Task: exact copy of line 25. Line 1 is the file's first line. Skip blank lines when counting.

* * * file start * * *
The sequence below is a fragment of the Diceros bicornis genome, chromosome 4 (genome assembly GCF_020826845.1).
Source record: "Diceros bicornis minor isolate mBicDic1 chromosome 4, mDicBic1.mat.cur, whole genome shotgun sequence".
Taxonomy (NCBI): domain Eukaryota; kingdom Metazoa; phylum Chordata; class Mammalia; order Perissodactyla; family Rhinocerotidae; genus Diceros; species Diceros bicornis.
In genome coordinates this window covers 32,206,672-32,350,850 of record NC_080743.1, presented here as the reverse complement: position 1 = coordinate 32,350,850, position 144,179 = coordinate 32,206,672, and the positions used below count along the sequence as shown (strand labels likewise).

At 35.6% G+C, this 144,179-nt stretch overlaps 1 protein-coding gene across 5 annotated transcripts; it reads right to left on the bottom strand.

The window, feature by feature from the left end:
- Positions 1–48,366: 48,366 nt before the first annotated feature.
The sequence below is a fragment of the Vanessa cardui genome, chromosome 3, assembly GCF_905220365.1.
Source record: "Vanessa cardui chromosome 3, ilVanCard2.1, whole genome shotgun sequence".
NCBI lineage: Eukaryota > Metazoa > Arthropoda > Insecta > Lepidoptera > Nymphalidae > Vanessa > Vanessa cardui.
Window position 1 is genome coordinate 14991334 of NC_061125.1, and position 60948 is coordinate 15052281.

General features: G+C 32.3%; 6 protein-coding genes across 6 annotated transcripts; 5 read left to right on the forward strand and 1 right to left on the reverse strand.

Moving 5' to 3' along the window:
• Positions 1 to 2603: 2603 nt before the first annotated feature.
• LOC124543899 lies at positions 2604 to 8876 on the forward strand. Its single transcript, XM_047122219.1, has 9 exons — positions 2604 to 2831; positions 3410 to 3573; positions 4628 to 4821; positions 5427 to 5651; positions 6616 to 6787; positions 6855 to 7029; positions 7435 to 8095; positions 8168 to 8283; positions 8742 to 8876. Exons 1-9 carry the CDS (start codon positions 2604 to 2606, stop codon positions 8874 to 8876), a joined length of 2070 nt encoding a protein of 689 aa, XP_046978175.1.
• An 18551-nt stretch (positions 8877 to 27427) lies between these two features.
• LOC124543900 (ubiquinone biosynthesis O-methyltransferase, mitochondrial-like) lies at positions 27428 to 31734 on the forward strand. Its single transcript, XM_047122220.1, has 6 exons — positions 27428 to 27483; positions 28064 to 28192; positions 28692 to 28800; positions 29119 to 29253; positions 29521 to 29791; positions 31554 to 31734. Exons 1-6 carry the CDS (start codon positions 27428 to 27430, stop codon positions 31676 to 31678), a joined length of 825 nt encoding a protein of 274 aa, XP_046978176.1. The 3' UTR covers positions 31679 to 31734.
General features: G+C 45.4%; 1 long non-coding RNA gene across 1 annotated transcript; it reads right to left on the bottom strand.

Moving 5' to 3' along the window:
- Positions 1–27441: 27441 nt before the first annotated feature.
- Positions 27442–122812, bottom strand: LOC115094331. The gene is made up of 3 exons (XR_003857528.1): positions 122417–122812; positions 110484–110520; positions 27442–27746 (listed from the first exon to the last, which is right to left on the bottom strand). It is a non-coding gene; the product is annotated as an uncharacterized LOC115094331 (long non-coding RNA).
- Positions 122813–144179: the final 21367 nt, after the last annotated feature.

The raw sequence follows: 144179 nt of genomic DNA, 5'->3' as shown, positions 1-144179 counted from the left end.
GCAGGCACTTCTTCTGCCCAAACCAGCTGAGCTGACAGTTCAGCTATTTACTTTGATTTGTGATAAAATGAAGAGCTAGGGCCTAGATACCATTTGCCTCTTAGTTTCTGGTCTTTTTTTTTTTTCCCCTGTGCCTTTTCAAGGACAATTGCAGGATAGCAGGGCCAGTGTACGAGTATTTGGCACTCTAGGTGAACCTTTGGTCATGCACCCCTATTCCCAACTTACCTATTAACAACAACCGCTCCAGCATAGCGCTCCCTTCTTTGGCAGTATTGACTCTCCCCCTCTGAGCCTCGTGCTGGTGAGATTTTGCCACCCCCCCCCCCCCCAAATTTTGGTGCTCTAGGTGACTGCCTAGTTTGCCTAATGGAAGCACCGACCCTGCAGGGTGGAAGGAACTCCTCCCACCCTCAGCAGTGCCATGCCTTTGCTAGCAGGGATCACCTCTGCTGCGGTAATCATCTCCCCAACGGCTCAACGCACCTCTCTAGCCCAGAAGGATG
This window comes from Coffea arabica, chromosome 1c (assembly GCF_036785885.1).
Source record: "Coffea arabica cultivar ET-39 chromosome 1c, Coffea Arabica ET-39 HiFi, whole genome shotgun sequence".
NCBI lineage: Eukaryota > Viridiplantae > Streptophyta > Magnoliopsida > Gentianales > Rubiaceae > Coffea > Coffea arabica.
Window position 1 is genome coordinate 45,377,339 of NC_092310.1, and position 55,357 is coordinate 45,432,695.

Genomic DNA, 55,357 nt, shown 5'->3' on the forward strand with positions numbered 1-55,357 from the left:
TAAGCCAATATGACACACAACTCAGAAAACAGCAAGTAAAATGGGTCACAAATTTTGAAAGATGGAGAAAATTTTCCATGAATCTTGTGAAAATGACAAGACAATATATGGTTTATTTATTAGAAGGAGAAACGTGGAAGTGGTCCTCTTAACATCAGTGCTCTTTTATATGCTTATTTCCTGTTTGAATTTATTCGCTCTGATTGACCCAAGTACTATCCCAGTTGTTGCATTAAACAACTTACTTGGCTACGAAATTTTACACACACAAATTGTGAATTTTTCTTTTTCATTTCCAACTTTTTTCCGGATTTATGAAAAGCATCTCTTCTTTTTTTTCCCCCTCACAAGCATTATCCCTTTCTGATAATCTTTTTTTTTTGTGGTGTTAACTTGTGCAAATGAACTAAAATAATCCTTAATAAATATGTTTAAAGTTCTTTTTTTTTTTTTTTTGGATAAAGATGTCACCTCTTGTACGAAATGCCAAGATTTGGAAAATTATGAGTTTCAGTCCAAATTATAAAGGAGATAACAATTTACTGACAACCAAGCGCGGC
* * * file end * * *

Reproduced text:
This window comes from Coffea arabica, chromosome 1c (assembly GCF_036785885.1).